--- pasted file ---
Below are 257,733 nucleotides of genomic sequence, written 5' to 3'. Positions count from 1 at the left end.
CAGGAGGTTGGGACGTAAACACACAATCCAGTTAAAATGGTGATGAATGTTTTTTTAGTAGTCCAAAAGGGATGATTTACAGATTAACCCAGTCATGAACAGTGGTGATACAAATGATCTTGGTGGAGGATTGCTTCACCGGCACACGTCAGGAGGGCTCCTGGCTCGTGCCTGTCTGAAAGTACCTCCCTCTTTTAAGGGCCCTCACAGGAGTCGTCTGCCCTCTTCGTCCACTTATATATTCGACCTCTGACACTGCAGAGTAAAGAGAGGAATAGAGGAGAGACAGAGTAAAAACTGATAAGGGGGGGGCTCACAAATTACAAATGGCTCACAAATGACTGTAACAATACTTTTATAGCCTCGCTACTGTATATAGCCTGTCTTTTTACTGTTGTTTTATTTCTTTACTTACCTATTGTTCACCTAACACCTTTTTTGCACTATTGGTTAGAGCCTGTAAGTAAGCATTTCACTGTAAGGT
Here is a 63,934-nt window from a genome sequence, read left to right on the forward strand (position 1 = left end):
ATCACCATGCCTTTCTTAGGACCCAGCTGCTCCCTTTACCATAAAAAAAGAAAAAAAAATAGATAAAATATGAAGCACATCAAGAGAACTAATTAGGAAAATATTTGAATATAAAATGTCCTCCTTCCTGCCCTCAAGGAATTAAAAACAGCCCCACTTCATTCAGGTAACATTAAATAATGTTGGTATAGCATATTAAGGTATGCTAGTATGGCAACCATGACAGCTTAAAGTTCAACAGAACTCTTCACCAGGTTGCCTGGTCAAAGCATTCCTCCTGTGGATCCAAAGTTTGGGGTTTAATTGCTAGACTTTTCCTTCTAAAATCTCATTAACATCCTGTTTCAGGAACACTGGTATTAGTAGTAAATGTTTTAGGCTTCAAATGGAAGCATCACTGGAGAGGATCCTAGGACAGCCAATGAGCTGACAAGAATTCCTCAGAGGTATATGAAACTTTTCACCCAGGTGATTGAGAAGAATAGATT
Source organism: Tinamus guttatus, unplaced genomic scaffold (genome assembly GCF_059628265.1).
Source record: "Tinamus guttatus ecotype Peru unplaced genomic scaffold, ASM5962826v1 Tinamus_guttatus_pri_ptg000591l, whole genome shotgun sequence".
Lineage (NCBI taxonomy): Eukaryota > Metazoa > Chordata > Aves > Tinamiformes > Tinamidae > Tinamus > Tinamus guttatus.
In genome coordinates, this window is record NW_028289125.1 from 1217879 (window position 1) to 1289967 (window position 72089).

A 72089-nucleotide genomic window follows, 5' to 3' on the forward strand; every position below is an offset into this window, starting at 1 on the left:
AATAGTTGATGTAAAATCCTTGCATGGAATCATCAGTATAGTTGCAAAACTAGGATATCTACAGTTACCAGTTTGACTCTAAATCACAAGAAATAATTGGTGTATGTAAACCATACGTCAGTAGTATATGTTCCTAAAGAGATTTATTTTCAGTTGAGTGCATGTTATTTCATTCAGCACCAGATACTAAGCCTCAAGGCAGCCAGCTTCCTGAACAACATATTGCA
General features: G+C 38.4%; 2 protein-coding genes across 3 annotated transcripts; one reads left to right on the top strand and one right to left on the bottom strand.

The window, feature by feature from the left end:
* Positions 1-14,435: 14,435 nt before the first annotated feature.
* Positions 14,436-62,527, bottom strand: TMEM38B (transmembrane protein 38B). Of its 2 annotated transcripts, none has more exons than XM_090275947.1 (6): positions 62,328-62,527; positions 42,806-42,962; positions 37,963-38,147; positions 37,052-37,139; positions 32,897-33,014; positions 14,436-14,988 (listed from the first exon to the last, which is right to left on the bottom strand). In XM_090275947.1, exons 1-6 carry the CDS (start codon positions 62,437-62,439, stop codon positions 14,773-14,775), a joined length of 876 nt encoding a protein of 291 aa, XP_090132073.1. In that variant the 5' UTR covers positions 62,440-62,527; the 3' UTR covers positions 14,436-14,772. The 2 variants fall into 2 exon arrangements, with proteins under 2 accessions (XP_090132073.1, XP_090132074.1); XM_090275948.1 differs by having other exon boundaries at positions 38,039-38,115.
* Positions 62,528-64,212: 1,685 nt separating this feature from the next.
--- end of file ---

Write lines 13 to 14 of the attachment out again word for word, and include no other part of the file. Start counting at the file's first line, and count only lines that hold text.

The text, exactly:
* Positions 1-14,435: 14,435 nt before the first annotated feature.
* Positions 14,436-62,527, bottom strand: TMEM38B (transmembrane protein 38B). Of its 2 annotated transcripts, none has more exons than XM_090275947.1 (6): positions 62,328-62,527; positions 42,806-42,962; positions 37,963-38,147; positions 37,052-37,139; positions 32,897-33,014; positions 14,436-14,988 (listed from the first exon to the last, which is right to left on the bottom strand). In XM_090275947.1, exons 1-6 carry the CDS (start codon positions 62,437-62,439, stop codon positions 14,773-14,775), a joined length of 876 nt encoding a protein of 291 aa, XP_090132073.1. In that variant the 5' UTR covers positions 62,440-62,527; the 3' UTR covers positions 14,436-14,772. The 2 variants fall into 2 exon arrangements, with proteins under 2 accessions (XP_090132073.1, XP_090132074.1); XM_090275948.1 differs by having other exon boundaries at positions 38,039-38,115.